Want to go fishing but not sure where to get a licence? Here’s the lowdown for each province and territory.
Note: Provincial and territorial permits are not valid in Canada’s national parks. You can get day permits or, for less than the price of four day permits, a season permit at the park gates.
Newfoundland and Labrador: Licences are available from sporting goods stores, service stations and provincial government service centres.
Prince Edward Island: Trout and salmon angling licences can be purchased from private vendors, listed by the P.E.I. Department of Agriculture and Forestry. You can also buy both fishing and hunting licences online. You’ll need a credit card for the purchase, which arrives via e-mail so you can print it yourself.
New Brunswick: Resident angling licences are available from tackle shops and convenience stores, but non-residents must go through regional offices of the Department of Natural Resources or Service New Brunswick Centres.
Quebec: Fishing licences are available at tackle shops as well as at the gates of provincial parks, wildlife reserves and controlled exploitation zones, as well as outfitting camps. Atlantic salmon licences, however, are most commonly available in areas which have Atlantic salmon rivers. (Here's a list of permit vendors.) Carry a small Ziploc bag since the licences (except for the Atlantic salmon retention licence) are printed on thermal paper and tend to be somewhat fragile.
Ontario: This one gets complicated because, in order to buy a fishing licence, you need to have an Outdoors Card. The good news is you can apply for your Outdoor Card, along with your fishing licence, online, by phone 1-800-288-1155 or at a ServiceOntario location. If you go the online route, your e-licence will have a temporary Outdoor Card number validating the licence until you receive the Outdoor Card, usually about 20 days later. If you already have the Outdoors card, getting a licence is a matter of visiting an authorized issuer or applying online and printing it yourself.
Manitoba: Licences are available at many tackle shops, convenience stores and big box stores (Cabela’s, Walmart, Canadian Tire). Provincial Conservation and Water Stewardship offices also sell them. You’ll likely need to show ID, like a driver’s licence, when buying a resident angling permit.
Saskatchewan: Getting a license in Saskatchewan is easy. Go to a tackle shops or convenience store, give your name and address, pay your money and walk out. There’s a list of locations here, but it’s 368 pages long, so just search online to find the nearest one.
Alberta: You’ll need a Wildlife Identification Number to buy a fishing licence. If you don’t already have a number, get one at any of the dealers listed at My Wild Alberta. Your WIN costs $8, and is good for five years. Though the plastic wallet-size card takes a month or so to arrive, at time of purchase, you’ll be issued a number which allows you to buy a fishing licence right away and go fishing. If you have a current WIN, you’re one step ahead.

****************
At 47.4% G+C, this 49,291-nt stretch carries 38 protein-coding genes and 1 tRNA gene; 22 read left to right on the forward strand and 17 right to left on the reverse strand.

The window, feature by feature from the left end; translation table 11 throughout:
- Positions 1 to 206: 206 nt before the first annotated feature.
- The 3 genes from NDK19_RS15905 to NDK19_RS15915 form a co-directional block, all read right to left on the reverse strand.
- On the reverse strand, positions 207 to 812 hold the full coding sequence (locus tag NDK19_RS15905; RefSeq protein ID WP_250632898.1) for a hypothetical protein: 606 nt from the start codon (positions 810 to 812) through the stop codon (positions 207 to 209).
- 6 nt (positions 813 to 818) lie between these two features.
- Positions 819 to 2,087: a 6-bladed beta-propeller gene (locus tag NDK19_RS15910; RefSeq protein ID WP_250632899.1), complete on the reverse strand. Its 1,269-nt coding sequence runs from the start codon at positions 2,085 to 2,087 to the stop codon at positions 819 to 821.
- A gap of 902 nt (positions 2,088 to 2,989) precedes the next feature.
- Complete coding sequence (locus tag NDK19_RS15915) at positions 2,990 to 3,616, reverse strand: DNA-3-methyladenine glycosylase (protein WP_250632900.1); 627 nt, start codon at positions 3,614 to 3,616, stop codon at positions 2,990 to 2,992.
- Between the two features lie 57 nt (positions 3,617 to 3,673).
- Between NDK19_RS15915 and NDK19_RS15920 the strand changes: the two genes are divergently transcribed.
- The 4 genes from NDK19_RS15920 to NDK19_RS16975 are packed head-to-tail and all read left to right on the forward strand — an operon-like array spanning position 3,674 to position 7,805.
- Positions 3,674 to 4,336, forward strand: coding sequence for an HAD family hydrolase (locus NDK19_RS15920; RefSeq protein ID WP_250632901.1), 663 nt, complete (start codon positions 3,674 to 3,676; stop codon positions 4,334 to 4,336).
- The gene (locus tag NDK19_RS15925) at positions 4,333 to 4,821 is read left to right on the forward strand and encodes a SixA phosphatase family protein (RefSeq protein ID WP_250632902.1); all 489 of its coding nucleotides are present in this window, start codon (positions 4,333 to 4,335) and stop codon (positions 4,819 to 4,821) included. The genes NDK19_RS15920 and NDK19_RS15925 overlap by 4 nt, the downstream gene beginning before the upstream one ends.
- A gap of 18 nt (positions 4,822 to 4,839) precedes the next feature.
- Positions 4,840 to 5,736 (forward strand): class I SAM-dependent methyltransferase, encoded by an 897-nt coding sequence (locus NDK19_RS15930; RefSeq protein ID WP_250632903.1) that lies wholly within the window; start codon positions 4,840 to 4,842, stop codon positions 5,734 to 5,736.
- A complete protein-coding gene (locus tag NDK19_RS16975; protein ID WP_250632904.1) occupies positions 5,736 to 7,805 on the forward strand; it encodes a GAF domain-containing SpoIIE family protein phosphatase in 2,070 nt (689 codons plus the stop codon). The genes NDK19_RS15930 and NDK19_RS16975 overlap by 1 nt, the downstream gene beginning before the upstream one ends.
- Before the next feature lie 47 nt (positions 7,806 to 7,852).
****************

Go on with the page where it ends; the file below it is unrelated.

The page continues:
British Columbia: You’ll need either a freshwater or tidal water licence or both, depending on where you plan to fish. For the provincial freshwater licence, you can get both licences and special tags online. If you’ve used the system before, you can simply log on, select the licence and tag(s), and pay up by credit card, print out the licence and you’re good to go. If you haven’t used the e-licence system before, you’ll need to register. If you’d rather buy your licence the good old way or if you’re a non-resident angler, you’ll need to visit an authorized vendor or a Service B.C. Centre. For a convenient location, go to the B.C. Licence Vendor Search.
The tidal water permit is issued by the feds, and works the same way as the freshwater permit. New users to the online licensing system need to register, while those already registered simply log in. Select your licence and tags, pay by credit card and print out your licence. Browse other authorized vendors on this list. If you plan to retain salmon, make sure you get the required salmon tag.
Yukon: This licence process is easy. Go to a tackle shop or convenience store, put your money down, and buy the licence you need. You’ll find a list of vendors here. If you intend to fish for salmon, may as well get a Salmon Conservation Catch card at the same time, to record any and all salmon you catch.
Northwest Territories: All you have to do is buy a licence at a government office or store, and most of the fishing lodges have them as well. Download a list of authorized vendors.
Nunavut: This process is similar to that of the Northwest Territories next door: Get your licence at government offices, RCMP detachments and co-ops. If you’re fishing out of a lodge, they’ll be able to provide it.